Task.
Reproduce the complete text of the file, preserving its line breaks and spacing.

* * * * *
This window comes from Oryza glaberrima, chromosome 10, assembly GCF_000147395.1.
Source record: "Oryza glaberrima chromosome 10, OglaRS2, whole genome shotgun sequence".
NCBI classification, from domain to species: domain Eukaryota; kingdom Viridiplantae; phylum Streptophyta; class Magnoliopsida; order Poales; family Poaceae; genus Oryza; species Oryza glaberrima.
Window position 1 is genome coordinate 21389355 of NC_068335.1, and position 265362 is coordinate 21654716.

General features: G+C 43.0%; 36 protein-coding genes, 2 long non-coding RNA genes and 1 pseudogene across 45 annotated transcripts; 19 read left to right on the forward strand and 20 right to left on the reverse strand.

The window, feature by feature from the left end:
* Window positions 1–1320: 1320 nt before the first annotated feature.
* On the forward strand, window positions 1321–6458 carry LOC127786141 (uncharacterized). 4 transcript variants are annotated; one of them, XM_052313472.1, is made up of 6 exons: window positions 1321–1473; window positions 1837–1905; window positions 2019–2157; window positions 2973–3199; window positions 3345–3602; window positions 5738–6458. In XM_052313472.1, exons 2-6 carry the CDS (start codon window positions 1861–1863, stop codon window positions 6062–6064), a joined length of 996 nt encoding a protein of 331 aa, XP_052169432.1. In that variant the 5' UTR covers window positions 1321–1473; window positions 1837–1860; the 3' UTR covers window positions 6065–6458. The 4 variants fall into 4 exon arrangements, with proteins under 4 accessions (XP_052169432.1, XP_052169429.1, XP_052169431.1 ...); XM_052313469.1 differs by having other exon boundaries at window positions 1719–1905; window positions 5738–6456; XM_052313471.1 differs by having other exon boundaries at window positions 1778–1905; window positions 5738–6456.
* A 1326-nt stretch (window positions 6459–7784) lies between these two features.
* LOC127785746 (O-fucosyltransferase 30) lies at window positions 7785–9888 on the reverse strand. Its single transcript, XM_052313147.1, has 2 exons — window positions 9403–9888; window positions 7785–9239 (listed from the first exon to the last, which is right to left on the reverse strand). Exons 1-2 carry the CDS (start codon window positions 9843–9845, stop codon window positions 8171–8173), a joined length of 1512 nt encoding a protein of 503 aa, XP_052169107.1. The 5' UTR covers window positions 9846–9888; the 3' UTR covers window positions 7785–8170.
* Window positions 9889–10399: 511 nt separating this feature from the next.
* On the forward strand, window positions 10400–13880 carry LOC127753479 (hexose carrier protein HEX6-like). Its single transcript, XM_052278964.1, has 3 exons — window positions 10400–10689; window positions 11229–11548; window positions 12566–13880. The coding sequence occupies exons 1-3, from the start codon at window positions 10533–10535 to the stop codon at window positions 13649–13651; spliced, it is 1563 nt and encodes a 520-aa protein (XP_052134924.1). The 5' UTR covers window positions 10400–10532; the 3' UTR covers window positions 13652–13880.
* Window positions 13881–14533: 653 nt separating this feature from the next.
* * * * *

This window comes from Oryza glaberrima, chromosome 10, assembly GCF_000147395.1.
Source record: "Oryza glaberrima chromosome 10, OglaRS2, whole genome shotgun sequence".
NCBI classification, from domain to species: domain Eukaryota; kingdom Viridiplantae; phylum Streptophyta; class Magnoliopsida; order Poales; family Poaceae; genus Oryza; species Oryza glaberrima.
Window position 1 is genome coordinate 21389355 of NC_068335.1, and position 265362 is coordinate 21654716.

General features: G+C 43.0%; 36 protein-coding genes, 2 long non-coding RNA genes and 1 pseudogene across 45 annotated transcripts; 19 read left to right on the forward strand and 20 right to left on the reverse strand.

The window, feature by feature from the left end:
* Window positions 1–1320: 1320 nt before the first annotated feature.
* On the forward strand, window positions 1321–6458 carry LOC127786141 (uncharacterized). 4 transcript variants are annotated; one of them, XM_052313472.1, is made up of 6 exons: window positions 1321–1473; window positions 1837–1905; window positions 2019–2157; window positions 2973–3199; window positions 3345–3602; window positions 5738–6458. In XM_052313472.1, exons 2-6 carry the CDS (start codon window positions 1861–1863, stop codon window positions 6062–6064), a joined length of 996 nt encoding a protein of 331 aa, XP_052169432.1. In that variant the 5' UTR covers window positions 1321–1473; window positions 1837–1860; the 3' UTR covers window positions 6065–6458. The 4 variants fall into 4 exon arrangements, with proteins under 4 accessions (XP_052169432.1, XP_052169429.1, XP_052169431.1 ...); XM_052313469.1 differs by having other exon boundaries at window positions 1719–1905; window positions 5738–6456; XM_052313471.1 differs by having other exon boundaries at window positions 1778–1905; window positions 5738–6456.
* A 1326-nt stretch (window positions 6459–7784) lies between these two features.
* LOC127785746 (O-fucosyltransferase 30) lies at window positions 7785–9888 on the reverse strand. Its single transcript, XM_052313147.1, has 2 exons — window positions 9403–9888; window positions 7785–9239 (listed from the first exon to the last, which is right to left on the reverse strand). Exons 1-2 carry the CDS (start codon window positions 9843–9845, stop codon window positions 8171–8173), a joined length of 1512 nt encoding a protein of 503 aa, XP_052169107.1. The 5' UTR covers window positions 9846–9888; the 3' UTR covers window positions 7785–8170.
* Window positions 9889–10399: 511 nt separating this feature from the next.
* On the forward strand, window positions 10400–13880 carry LOC127753479 (hexose carrier protein HEX6-like). Its single transcript, XM_052278964.1, has 3 exons — window positions 10400–10689; window positions 11229–11548; window positions 12566–13880. The coding sequence occupies exons 1-3, from the start codon at window positions 10533–10535 to the stop codon at window positions 13649–13651; spliced, it is 1563 nt and encodes a 520-aa protein (XP_052134924.1). The 5' UTR covers window positions 10400–10532; the 3' UTR covers window positions 13652–13880.
* Window positions 13881–14533: 653 nt separating this feature from the next.